Sanders's testimony set forth the elements of a contract. The contract, as alleged in Sanders's testimony, is not so indefinite or uncertain that it is unenforceable. He testified that he agreed with JaTech, in the person of Akinpelu, that he should complete the concrete work on certain streets in the East Point sidewalk project, and that he would submit bills for his equipment and labor, which would be paid by JaTech. Because such a contract is not within the Statute of Frauds, the fact that it was an oral contract did not make it unenforceable. OCGA 13-5-30
The law does not favor destroying contracts on the basis of uncertainty, and a contract that may originally have been indefinite may later acquire more precision and become enforceable because of the subsequent words or actions of the parties. Because the determination of whether a contract contains the requisite certainty must be made at the time enforcement is sought, an objection of indefiniteness may be obviated by performance on the part of one party and the acceptance of the performance by the other. Steinemann v. Vaughn & Co., 169 Ga. App. 573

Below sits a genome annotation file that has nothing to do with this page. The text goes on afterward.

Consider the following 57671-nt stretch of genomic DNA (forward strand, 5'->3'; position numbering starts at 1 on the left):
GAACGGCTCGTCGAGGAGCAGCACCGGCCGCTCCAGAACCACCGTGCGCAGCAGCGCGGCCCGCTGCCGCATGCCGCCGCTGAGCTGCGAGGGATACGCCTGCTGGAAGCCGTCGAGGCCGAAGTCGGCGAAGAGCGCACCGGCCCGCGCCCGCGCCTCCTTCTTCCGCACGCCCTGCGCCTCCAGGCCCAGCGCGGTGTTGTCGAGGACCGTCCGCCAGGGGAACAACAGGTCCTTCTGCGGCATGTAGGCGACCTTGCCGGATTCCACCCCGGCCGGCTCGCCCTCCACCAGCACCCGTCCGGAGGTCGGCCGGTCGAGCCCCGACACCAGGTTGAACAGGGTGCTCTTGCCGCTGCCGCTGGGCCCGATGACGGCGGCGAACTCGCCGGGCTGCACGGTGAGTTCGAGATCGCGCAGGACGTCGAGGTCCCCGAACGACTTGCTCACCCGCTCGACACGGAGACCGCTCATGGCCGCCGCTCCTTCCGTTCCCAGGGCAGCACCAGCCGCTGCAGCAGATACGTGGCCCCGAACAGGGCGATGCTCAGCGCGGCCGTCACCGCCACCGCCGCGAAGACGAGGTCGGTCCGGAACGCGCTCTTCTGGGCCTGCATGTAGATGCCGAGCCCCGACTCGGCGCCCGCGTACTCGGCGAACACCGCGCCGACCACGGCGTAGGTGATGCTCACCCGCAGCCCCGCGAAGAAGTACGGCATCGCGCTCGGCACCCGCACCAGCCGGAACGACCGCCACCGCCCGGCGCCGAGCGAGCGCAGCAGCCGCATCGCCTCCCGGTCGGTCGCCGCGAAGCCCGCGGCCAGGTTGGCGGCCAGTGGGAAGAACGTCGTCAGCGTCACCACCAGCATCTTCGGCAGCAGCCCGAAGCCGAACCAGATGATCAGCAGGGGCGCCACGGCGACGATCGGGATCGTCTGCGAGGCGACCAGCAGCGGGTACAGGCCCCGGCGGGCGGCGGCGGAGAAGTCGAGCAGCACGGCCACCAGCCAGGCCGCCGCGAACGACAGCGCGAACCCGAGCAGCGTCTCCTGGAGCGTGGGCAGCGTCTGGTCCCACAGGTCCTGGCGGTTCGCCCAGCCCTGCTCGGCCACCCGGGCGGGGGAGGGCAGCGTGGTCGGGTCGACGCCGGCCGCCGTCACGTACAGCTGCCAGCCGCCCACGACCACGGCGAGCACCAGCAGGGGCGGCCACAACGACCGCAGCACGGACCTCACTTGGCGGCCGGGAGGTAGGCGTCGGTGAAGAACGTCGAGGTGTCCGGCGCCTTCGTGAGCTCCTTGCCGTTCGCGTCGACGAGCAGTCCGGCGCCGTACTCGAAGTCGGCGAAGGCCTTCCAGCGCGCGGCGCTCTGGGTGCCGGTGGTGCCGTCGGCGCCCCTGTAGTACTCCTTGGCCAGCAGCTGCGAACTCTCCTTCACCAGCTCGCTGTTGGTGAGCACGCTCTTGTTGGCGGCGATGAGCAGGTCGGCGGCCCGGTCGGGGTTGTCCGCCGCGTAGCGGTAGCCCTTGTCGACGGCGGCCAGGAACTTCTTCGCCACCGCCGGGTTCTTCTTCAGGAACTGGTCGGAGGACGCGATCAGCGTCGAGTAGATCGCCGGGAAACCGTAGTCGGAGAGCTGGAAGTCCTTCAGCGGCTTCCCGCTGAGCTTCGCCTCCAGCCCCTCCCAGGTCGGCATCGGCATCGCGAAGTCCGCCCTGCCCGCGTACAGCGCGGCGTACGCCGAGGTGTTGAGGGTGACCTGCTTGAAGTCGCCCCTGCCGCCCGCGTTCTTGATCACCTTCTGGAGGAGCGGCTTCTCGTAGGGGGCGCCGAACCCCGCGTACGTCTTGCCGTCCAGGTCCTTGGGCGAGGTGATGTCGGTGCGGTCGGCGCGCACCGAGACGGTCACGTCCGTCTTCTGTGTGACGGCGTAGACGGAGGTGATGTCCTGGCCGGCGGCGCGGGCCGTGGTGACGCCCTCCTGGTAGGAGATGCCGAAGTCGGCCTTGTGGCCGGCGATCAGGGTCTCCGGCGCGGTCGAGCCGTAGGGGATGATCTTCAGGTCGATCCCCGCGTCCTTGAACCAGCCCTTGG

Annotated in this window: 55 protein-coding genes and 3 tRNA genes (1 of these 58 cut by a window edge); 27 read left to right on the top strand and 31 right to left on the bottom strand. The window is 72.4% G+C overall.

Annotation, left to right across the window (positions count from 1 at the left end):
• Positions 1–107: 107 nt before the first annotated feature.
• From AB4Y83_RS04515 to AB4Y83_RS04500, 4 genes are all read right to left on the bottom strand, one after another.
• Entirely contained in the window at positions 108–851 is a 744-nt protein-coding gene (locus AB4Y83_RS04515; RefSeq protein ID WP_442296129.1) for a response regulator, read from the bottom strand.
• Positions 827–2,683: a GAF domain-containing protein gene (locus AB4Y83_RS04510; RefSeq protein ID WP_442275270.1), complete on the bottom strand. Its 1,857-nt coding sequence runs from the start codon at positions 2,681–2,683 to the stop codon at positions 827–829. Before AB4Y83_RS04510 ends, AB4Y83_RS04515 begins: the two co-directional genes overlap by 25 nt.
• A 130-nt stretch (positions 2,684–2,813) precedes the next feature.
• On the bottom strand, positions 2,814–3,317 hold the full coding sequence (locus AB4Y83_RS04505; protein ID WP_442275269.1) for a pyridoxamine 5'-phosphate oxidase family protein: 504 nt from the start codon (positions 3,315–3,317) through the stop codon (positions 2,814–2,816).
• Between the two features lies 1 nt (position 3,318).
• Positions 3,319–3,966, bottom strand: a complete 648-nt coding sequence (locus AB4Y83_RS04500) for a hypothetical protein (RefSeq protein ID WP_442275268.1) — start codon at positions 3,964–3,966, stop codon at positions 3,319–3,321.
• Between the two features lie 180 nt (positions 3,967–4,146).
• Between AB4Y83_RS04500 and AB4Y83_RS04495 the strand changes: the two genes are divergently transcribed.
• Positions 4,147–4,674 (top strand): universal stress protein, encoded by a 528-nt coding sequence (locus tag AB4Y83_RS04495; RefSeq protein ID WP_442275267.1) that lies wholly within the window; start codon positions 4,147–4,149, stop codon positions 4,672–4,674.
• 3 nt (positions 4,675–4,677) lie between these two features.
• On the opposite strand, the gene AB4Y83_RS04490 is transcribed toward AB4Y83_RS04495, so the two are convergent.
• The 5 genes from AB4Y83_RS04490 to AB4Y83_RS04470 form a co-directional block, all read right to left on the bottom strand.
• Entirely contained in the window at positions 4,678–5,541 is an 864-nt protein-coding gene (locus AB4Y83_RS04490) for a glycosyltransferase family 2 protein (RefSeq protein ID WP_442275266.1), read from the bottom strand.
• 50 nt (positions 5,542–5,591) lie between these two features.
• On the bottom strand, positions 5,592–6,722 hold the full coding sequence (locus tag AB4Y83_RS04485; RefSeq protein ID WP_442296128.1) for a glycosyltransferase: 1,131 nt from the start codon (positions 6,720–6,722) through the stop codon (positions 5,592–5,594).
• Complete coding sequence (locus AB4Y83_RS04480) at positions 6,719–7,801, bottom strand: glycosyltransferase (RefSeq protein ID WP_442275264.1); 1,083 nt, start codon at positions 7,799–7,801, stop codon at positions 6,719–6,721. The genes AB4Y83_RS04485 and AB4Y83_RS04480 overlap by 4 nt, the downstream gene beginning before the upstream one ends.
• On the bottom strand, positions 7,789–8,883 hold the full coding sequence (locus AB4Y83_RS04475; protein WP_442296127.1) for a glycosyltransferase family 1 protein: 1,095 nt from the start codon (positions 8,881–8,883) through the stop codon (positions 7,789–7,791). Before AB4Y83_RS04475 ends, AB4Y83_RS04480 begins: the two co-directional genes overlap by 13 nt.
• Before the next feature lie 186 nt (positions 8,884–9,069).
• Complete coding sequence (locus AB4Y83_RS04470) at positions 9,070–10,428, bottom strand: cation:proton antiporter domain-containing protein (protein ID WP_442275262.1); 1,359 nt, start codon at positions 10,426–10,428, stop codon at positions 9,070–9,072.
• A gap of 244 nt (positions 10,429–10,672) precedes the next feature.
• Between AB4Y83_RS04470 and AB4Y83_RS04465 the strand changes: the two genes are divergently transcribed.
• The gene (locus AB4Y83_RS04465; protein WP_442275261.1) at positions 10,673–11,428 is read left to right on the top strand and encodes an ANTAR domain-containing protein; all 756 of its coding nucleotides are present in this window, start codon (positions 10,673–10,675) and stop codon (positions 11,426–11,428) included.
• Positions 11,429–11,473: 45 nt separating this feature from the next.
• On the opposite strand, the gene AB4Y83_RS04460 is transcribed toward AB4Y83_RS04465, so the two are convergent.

, 577 (313 SE2d 701
Sanders may have been somewhat inarticulate in explaining the terms of the contract, and inconsistencies may have existed between his deposition testimony and his trial testimony regarding the rates he charged for his workers. These matters, however, go only to the credibility of his testimony. His demand for payment under the contract was explicit: he alleged that the agreement was that he was to be paid according to the bills he submitted. Those bills were admitted into evidence. The scope of the contract was not in dispute, and Sanders's work was accepted. This was sufficient to establish a prima facie case.